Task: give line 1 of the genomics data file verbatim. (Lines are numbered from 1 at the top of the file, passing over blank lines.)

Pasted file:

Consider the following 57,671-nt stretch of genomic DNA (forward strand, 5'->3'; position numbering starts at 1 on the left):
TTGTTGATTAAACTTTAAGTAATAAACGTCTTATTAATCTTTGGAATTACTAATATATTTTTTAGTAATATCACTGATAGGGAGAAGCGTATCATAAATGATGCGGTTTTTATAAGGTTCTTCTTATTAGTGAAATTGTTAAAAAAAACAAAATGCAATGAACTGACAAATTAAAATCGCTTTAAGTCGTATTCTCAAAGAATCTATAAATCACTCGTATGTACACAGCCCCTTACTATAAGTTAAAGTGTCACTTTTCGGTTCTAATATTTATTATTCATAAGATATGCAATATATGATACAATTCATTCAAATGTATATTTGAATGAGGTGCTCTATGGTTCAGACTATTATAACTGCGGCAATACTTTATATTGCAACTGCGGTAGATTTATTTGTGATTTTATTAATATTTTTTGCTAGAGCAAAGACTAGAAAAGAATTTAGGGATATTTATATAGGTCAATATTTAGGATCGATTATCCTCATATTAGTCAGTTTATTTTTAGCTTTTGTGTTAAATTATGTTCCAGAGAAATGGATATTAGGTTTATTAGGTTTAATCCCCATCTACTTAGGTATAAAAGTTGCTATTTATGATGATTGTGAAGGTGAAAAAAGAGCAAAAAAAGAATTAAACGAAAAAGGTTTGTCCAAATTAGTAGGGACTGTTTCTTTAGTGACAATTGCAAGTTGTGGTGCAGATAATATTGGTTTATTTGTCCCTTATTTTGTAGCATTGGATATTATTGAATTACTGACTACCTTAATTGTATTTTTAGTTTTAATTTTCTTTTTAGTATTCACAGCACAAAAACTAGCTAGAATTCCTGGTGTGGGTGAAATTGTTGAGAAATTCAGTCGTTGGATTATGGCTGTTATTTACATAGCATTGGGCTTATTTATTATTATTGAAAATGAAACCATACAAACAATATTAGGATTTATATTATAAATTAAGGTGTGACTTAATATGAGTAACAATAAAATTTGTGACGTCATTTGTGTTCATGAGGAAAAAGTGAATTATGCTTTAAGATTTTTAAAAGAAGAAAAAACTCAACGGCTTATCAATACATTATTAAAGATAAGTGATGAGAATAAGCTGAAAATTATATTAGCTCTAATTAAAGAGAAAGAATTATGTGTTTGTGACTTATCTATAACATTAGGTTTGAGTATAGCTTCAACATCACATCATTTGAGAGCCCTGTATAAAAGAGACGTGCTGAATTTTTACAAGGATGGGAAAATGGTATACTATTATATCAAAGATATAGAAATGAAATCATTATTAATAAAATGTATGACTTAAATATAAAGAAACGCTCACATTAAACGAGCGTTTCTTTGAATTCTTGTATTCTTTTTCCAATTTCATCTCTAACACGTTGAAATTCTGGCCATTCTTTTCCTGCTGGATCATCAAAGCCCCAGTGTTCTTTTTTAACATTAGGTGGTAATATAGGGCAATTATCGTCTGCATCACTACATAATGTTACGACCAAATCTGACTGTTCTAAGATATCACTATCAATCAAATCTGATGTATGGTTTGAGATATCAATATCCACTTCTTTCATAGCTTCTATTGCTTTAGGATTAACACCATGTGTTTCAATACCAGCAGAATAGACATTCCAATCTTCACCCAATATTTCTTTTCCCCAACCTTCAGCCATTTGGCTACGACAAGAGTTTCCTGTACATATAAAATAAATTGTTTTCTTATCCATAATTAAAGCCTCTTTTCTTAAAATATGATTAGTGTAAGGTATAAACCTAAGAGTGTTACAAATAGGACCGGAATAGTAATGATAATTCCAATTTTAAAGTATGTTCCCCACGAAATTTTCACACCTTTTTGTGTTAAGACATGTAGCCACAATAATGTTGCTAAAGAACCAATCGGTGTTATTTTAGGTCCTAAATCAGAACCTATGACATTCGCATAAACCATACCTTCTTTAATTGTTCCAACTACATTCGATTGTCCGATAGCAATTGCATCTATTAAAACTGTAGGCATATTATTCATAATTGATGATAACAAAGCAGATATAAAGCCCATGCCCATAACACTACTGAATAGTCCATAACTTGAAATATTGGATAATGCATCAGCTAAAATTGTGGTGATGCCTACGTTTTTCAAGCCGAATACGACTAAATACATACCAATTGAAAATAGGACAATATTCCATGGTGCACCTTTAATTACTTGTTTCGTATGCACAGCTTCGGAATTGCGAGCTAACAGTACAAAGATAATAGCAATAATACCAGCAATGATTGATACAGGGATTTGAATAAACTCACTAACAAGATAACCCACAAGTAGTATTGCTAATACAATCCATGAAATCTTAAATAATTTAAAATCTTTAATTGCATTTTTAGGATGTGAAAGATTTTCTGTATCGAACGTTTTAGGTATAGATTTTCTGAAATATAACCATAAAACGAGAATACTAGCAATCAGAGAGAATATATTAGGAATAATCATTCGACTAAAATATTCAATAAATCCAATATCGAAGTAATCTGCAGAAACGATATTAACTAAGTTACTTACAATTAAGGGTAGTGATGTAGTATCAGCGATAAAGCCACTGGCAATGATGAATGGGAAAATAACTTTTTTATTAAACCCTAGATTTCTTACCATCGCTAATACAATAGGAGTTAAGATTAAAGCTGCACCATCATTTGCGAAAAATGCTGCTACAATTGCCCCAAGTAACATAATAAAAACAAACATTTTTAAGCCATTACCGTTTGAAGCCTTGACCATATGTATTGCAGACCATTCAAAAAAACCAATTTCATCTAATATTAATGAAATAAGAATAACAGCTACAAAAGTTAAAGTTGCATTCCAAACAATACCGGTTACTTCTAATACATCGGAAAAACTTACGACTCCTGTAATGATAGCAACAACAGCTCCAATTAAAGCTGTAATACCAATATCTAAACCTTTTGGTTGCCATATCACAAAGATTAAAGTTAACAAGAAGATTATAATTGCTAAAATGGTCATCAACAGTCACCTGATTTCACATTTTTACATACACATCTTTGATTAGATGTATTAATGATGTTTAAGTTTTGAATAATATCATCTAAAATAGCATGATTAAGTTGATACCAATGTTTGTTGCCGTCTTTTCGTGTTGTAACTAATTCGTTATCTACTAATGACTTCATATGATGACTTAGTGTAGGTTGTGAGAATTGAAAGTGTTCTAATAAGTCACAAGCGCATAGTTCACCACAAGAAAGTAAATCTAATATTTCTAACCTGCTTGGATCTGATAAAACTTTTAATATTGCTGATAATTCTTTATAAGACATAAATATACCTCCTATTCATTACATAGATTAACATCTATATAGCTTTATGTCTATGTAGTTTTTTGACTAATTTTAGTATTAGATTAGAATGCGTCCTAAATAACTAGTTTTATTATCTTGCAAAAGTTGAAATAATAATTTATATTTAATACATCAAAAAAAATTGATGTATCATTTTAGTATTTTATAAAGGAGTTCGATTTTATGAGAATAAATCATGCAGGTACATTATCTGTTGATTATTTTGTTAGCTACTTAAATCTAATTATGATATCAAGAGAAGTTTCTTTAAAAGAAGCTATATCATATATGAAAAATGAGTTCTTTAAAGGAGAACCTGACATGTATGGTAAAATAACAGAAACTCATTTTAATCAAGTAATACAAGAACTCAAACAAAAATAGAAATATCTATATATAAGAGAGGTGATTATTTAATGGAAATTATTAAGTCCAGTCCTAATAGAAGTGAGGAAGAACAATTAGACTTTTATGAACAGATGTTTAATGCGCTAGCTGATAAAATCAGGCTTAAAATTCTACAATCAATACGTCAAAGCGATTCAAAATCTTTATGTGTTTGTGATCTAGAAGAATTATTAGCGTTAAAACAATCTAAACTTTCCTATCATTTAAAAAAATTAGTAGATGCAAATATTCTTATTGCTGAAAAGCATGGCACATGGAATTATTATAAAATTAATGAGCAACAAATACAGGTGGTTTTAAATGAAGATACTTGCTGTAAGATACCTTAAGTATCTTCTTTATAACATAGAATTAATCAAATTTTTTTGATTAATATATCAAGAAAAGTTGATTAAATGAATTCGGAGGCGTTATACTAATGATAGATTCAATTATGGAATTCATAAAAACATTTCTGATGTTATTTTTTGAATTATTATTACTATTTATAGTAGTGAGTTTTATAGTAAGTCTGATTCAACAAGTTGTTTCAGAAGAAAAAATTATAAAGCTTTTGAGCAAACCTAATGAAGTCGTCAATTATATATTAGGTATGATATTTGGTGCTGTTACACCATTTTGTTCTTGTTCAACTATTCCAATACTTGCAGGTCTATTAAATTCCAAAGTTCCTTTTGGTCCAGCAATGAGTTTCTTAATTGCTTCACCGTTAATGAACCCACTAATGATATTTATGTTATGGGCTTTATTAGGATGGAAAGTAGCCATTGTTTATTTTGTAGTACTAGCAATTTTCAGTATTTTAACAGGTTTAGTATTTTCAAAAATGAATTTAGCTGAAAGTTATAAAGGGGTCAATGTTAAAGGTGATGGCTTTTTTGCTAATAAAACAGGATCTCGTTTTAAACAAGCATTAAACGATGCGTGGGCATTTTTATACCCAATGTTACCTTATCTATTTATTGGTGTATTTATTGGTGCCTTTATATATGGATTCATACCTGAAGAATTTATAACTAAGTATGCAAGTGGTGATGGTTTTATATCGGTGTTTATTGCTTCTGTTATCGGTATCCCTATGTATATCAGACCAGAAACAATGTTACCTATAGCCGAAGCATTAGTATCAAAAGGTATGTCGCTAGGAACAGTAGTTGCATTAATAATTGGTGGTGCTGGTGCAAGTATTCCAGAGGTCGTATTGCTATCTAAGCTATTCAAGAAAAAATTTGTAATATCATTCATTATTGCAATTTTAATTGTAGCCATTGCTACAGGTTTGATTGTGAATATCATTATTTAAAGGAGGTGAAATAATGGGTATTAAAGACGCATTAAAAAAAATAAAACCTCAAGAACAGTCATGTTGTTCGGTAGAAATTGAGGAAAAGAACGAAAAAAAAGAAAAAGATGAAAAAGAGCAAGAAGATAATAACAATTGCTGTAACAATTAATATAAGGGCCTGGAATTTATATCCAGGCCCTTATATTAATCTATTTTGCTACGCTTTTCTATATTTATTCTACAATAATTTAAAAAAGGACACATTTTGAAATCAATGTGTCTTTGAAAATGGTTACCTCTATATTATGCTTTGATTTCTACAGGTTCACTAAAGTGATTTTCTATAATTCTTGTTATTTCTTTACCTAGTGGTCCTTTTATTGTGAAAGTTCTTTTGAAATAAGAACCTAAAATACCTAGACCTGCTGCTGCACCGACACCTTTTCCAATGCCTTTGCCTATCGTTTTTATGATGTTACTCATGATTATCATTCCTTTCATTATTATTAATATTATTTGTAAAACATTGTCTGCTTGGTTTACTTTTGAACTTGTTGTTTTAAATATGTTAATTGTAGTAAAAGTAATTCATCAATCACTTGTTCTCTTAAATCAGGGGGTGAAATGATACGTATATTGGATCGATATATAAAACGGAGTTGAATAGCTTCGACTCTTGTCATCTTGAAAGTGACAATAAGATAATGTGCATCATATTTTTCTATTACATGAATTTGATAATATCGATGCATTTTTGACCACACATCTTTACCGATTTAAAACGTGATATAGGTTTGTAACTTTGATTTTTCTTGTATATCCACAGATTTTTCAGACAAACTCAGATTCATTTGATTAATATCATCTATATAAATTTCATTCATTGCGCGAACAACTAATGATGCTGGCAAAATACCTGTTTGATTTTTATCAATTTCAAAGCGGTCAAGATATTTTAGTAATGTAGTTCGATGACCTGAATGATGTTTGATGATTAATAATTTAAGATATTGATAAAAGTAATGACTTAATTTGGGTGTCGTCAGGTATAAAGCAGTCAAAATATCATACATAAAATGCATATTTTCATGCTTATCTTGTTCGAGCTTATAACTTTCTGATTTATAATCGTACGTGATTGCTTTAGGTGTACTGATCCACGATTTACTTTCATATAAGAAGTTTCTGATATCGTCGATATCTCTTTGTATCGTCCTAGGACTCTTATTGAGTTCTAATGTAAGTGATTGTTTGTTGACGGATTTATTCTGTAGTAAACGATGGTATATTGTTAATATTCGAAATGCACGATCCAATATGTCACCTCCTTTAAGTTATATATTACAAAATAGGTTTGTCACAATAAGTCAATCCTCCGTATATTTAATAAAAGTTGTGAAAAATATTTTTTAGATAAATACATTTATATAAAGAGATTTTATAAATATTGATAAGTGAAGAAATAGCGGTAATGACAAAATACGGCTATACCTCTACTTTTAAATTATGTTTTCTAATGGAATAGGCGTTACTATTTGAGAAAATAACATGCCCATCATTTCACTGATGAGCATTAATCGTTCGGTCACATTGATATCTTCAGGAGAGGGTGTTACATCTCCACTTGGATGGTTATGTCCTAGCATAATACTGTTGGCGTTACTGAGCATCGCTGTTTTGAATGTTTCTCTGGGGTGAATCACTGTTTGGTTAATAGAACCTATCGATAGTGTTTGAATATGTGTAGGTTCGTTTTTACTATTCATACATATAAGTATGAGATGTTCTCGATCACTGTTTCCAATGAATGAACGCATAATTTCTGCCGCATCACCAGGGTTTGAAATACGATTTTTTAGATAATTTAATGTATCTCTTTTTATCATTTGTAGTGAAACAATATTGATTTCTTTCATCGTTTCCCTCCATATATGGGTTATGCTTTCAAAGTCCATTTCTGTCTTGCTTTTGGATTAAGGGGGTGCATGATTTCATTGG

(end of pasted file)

Consider the following 57,671-nt stretch of genomic DNA (forward strand, 5'->3'; position numbering starts at 1 on the left):